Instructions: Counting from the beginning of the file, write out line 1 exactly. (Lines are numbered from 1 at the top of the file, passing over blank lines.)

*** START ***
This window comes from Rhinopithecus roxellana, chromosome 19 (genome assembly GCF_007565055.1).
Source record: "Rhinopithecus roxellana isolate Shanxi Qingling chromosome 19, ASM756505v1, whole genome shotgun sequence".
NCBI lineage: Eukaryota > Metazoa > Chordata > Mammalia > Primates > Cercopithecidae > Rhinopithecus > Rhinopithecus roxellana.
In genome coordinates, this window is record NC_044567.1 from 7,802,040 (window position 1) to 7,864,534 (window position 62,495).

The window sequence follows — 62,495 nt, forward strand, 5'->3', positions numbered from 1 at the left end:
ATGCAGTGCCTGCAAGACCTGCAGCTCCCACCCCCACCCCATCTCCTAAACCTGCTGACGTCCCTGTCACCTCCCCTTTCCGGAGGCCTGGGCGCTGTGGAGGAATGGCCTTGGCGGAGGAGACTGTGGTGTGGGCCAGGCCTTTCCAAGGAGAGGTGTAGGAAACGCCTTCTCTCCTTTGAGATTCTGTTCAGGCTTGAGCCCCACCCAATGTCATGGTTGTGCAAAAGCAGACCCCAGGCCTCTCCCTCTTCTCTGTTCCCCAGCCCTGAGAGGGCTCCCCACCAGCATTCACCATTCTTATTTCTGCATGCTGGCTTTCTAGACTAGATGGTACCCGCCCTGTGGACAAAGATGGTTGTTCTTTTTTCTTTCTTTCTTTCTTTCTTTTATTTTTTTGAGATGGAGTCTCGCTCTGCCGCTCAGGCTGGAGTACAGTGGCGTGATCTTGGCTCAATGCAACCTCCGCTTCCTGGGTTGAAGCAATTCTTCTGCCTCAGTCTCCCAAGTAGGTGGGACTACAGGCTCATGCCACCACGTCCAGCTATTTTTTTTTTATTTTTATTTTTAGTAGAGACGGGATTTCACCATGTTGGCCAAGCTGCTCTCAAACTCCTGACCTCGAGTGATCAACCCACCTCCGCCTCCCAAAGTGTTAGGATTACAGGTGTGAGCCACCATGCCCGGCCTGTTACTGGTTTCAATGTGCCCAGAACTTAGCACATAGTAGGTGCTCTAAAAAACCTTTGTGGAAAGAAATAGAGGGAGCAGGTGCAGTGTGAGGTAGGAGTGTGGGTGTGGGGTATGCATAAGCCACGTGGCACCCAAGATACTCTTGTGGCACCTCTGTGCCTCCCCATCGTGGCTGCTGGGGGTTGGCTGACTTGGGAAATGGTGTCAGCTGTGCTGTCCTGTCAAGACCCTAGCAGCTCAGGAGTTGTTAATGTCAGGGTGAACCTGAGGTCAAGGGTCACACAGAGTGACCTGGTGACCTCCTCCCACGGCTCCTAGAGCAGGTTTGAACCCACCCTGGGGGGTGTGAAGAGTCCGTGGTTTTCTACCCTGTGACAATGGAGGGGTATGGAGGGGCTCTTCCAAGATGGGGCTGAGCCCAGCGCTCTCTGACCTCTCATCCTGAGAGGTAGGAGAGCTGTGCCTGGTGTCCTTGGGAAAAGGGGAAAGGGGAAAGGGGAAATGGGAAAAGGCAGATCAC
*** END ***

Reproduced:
This window comes from Rhinopithecus roxellana, chromosome 19 (genome assembly GCF_007565055.1).